Taliban Ambassador Now Yale Student
Yesterday’s New York Times Magazine profiled Sayed Rahmatullah Hashemi, a former Taliban leader now enrolled at Yale.
Sometimes walking up College Street, when the bells were ringing in Harkness Tower and the light on the gabled dorms and leafy quads made the whole campus seem part of some Platonic dream, he could almost forget that there were people back home who would be happy to kill him.
His formal introduction to the terrain of the Western mind came in July at the start of the summer term; most of the class of ’09 would not arrive until the fall term. He was glad for the chance to get his bearings. The direction of Mecca he knew from the compass on his watch. For local attractions he had a map of the campus; he got a cellphone, a Yale e-mail account. His student ID card admitted him to lots of campus dining halls, where at first it seemed he was free to choose anything he liked as long as it was pasta. He took to drinking milk with the pasta, but milk didn’t agree with him any more than pasta did, and he dropped 15 pounds over the summer. It wasn’t until the fall that one of his new friends, Fahad, a Pakistani, tipped him off to the kosher meat at Slifka, the Jewish dining hall.
His room was more than he could afford, but he had his hands full with his classes: ENGL 114, Reading and Writing Argument, with Prof. Deborah Tenney; and PLSC 114, Introduction to Political Philosophy, with Prof. Peter Stillman. He got a pair of B’s, and B+’s on papers. (“B positives” he thought they were called.) Because his official education ended in the fourth grade, the marks eased some of his anxiety about passing muster at Yale. He spoke English well, but it was still his fourth language after Pashto, Urdu and Persian and a headache to write even for natives. What he had to learn initially was how to learn. You didn’t have to read everything the professors assigned, but you had to pay close attention to the closing minutes of class, when they recapped material likely to appear on the exam. People thought he was kidding when he asked what the difference was between a test and quiz. Dude, you’re a student at Yale, and you don’t know the difference between a test and a quiz?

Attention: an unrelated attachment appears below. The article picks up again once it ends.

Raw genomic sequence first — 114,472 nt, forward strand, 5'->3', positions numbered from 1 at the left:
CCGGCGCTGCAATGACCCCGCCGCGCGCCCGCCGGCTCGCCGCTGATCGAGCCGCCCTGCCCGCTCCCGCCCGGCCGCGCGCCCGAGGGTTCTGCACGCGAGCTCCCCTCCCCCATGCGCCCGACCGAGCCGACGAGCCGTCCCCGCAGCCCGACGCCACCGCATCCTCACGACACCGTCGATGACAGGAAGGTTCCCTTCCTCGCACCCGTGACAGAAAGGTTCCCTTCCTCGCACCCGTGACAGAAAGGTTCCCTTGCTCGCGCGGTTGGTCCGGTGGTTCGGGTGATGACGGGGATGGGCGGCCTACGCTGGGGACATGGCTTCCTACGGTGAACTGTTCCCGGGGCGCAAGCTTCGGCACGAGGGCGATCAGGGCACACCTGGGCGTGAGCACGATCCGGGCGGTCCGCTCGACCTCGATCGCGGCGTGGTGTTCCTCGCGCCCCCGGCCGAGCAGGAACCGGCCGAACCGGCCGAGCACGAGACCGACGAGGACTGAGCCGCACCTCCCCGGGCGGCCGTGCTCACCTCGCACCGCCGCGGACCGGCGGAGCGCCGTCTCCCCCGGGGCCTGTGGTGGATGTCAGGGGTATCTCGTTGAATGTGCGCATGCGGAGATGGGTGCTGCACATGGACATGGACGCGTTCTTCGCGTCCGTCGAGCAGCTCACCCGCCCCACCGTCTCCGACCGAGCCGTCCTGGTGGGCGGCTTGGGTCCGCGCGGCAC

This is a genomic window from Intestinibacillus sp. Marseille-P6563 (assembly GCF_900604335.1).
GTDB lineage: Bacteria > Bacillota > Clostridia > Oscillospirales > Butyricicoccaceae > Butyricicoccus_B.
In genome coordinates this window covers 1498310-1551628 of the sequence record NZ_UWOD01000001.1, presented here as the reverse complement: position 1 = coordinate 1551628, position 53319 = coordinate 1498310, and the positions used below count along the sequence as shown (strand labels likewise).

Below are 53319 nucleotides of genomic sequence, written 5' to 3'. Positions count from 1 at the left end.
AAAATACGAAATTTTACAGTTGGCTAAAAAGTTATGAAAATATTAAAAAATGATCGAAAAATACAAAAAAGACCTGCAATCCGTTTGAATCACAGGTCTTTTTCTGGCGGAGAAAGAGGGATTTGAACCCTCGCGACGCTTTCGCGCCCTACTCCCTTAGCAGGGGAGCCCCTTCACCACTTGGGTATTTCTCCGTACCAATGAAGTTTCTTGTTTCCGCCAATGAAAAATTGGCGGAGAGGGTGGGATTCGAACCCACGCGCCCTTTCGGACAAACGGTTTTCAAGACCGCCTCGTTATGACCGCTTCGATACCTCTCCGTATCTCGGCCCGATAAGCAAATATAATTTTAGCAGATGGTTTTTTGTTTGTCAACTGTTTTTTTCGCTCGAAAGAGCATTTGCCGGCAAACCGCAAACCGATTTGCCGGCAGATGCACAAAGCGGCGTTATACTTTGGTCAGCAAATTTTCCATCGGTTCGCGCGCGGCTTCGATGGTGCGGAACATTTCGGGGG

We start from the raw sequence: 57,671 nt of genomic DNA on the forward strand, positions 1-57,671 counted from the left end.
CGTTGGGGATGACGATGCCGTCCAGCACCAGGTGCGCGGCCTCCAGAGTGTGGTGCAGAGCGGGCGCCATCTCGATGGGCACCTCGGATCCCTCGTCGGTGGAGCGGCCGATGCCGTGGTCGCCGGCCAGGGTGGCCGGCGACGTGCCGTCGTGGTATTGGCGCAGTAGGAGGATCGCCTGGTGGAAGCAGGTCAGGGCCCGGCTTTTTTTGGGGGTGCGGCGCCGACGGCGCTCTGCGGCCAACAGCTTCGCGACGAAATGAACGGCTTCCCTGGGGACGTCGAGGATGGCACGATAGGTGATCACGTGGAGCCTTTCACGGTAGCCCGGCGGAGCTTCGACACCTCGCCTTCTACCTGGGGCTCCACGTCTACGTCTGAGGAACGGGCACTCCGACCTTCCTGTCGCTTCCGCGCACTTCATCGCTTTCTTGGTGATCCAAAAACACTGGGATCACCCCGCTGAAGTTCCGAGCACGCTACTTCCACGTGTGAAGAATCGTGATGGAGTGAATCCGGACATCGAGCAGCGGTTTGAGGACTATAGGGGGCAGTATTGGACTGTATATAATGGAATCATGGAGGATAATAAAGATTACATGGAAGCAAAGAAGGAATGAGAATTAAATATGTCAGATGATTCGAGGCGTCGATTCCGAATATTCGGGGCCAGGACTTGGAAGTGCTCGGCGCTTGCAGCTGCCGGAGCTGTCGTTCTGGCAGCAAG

How whimsical. Who is this stranger in a strange land? An Afghan diplomat and “roving ambassador” for the Taliban.
John Fund is not amused.
“In some ways,” Mr. Rahmatullah told the New York Times. “I’m the luckiest person in the world. I could have ended up in Guantanamo Bay. Instead I ended up at Yale.” One of the courses he has taken is called Terrorism-Past, Present and Future.
Many foreign readers of the Times will no doubt snicker at the revelation that naive Yale administrators scrambled to admit Mr. Rahmatullah. The Times reported that Yale “had another foreigner of Rahmatullah’s caliber apply for special-student status.” Richard Shaw, Yale’s dean of undergraduate admissions, told the Times that “we lost him to Harvard,” and “I didn’t want that to happen again.”
This reminds me of Jesse Jackson’s oft repeated maxim that it is cheaper to send a kid to Yale than to send him to jail. Still, there’s no reason to think that Rahmatullah committed any crimes and he’s obviously doing reasonably well at Yale. (Although a B is reputed to be the lowest possible grade there, so it’s hard to say for sure.)
I don’t believe Mr. Rahmatullah had direct knowledge of the 9/11 plot, and I don’t think he has ever killed anyone. I can appreciate that he is trying to rebuild his life. But he willingly and cheerfully served an evil regime in a manner that would have made Goebbels proud. That he was 22 at the time is little of an excuse. There are many poor, bright students–American and foreign alike–who would jump at the opportunity to attend Yale. Why should Mr. Rahmatullah go to the line ahead of all of them? That’s a question Yale alumni should ask when their alma mater comes looking for contributions.
But, surely, not everyone who worked for the Taliban was a bad guy, any more than everyone who worked for the Nazis or Soviets was. People have to make decisions within the context of their society, sometimes.
This story strikes me as more unusual than outrageous.
Update: Yale Law grad Glenn Reynolds observes that the food is probably better at Gitmo than the Yale cafeteria. Yale drama alum Roger Simon thinks the magazine fluff piece downplays Rahmatullah’s “arrogant male chauvinism.”